International trade is a significant part of the country's economy, accounting for between 6 percent and 8 percent of the GDP in the last decade. In 1999, imports totaled US$7.8 billion, against exports of US$4.3 billion. The country experienced a sharp fall in trade during the war when commerce with the country's main trading partners, namely the republics of former Yugoslavia, substantially decreased. Since then, the country reoriented the trade sector towards Western and East Central Europe. As a result, in 1999 only a quarter of Croatia's exports went to the former Yugoslav republics and only 10 percent of imports came from these countries. Due to this new trend and extensive subcontracting in the textile and leather industries, Croatia's main trading partners currently are Germany, Italy, and Slovenia. Other trading partners include Bosnia and Herzegovina, Austria, France, and Russia. Even though trade has experienced growth, revenues from Croatian exports account for less than 2 percent of total European exports and import revenues for less than 3 percent of Europe's total. At the end of the war, the trade imbalance increased as the country's
|Trade (expressed in millions of US$): Croatia|
|SOURCE: United Nations. Monthly Bulletin of Statistics (September 2000).|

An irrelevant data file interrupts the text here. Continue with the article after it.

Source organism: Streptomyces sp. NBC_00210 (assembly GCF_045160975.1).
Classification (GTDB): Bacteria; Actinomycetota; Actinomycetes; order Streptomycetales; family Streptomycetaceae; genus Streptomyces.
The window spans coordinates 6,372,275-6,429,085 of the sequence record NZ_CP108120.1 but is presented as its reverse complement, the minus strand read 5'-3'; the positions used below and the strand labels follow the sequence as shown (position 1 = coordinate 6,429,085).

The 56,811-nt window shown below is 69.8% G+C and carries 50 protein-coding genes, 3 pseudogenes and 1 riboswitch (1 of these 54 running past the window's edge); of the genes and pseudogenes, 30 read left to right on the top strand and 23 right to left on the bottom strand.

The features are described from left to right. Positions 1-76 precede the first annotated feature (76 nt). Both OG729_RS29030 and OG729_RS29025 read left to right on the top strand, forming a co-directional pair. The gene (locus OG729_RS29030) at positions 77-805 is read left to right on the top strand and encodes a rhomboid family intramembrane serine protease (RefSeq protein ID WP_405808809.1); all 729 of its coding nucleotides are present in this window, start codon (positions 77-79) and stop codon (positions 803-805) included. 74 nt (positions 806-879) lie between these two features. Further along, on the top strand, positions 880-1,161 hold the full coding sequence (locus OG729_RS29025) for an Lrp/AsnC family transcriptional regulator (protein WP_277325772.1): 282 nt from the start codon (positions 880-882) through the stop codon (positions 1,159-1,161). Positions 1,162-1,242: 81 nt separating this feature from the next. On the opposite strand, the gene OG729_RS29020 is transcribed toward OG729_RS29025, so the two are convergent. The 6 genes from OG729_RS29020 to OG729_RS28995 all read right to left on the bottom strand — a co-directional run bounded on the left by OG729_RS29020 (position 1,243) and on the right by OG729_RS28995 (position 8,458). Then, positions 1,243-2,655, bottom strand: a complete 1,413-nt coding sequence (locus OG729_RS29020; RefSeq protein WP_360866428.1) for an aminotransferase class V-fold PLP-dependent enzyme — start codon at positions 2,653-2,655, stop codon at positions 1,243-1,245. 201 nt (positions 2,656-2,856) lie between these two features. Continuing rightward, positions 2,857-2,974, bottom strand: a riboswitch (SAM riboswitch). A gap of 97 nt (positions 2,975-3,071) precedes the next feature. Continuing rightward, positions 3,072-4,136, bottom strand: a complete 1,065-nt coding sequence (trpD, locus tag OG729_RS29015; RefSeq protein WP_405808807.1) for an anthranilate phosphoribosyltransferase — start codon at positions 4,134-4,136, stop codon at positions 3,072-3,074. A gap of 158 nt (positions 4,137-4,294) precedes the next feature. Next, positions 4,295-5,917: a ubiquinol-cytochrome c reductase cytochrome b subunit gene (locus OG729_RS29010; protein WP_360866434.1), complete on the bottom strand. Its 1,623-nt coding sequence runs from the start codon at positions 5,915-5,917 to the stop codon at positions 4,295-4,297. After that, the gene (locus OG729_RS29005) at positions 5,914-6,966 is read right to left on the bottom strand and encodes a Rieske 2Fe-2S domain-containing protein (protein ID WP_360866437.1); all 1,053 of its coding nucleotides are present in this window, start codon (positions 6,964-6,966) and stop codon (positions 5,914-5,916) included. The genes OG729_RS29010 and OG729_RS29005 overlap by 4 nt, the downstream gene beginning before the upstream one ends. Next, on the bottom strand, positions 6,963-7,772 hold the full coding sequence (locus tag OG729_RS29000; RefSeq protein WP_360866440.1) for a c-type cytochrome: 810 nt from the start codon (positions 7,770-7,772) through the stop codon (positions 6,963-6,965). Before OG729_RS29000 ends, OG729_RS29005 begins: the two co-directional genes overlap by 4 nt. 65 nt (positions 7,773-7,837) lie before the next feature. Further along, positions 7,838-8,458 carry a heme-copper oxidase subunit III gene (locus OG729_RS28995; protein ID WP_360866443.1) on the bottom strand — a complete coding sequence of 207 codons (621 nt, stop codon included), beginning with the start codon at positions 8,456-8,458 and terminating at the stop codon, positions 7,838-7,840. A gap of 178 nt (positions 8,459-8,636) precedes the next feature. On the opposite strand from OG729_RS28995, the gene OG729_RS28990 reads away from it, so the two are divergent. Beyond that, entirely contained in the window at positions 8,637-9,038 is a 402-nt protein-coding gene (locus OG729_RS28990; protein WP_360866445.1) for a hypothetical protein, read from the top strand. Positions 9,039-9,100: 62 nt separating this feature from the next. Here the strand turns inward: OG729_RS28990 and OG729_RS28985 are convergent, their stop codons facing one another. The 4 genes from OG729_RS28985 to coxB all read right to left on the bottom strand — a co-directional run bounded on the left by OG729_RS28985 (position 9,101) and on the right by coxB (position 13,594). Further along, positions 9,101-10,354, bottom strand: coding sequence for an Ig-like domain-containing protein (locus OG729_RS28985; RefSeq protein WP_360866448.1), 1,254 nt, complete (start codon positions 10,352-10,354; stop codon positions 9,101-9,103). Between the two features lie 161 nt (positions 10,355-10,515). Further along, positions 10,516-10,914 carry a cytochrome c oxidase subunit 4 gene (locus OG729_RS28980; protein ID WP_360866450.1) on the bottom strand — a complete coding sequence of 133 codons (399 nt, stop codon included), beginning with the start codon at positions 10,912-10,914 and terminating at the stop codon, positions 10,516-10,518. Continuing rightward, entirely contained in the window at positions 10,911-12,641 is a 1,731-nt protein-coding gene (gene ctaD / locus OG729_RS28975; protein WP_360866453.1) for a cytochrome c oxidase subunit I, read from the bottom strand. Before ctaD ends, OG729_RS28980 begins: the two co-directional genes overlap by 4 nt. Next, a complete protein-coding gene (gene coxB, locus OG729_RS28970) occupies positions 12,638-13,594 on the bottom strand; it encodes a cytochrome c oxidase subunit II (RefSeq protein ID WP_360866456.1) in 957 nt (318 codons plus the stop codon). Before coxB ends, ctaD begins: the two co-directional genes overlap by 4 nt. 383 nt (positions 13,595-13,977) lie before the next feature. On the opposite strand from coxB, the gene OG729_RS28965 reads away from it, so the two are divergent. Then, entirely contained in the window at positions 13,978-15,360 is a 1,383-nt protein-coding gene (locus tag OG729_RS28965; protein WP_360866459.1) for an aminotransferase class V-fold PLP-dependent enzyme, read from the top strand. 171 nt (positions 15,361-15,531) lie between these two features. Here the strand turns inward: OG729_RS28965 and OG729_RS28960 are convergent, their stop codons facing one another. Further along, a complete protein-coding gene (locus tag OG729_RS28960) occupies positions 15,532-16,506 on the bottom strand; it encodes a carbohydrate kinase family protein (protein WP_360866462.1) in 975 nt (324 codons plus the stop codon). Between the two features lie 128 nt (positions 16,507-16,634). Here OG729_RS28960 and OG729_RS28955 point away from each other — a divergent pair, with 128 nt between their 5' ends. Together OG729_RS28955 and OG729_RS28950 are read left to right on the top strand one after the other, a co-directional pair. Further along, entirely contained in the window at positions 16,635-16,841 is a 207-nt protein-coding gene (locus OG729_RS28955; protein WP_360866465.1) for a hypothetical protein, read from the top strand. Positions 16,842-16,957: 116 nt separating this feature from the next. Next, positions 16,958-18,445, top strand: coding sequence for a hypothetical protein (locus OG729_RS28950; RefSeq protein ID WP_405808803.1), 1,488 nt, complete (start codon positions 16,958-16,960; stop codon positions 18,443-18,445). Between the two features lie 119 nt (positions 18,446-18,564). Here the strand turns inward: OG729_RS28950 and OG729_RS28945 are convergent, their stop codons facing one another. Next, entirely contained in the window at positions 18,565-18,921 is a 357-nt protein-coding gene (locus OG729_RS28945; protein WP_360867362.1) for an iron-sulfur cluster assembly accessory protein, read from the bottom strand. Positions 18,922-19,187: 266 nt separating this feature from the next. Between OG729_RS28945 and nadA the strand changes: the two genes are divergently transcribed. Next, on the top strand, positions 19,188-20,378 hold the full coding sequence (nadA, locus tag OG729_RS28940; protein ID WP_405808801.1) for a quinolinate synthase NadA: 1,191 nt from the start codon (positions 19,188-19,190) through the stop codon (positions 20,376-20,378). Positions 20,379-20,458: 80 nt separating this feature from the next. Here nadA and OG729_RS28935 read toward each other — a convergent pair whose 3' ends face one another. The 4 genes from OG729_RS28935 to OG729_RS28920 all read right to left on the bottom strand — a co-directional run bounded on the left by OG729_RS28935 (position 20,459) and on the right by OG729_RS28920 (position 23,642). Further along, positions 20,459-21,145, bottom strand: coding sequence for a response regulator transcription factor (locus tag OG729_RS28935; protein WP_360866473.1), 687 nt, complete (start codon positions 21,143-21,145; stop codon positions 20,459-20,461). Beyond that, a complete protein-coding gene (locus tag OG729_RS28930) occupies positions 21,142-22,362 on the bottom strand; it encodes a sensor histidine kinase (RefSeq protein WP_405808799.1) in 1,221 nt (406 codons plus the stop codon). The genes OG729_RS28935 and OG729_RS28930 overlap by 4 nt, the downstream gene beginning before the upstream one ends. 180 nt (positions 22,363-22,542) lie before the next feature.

imports substantially outstripped its exports. High labor and production costs, as well as high taxes, which make Croatian products more expensive than imports, have contributed to this trend.
The largest percentage of Croatia's exports went to the following countries in 1999: Italy (18 percent), Germany (15.7), Bosnia and Herzegovina (12.8 percent), Slovenia (10.6 percent), and Austria (6.2 percent). Some of these countries are also major sources of Croatia's imports, with Germany accounting for 18.5 percent, Italy 15.9 percent, Russia 8.6 percent, Slovenia 7.9 percent, and Austria 7.1 percent. Croatia's exports include chemical products, clothing, footwear, raw materials (wood, textiles, fertilizers), fuels (petroleum and gas), food products, beverages, and tobacco. Imports include machinery, transport, and electrical equipment, chemicals, fuels and lubricants, food products, clothing, and footwear.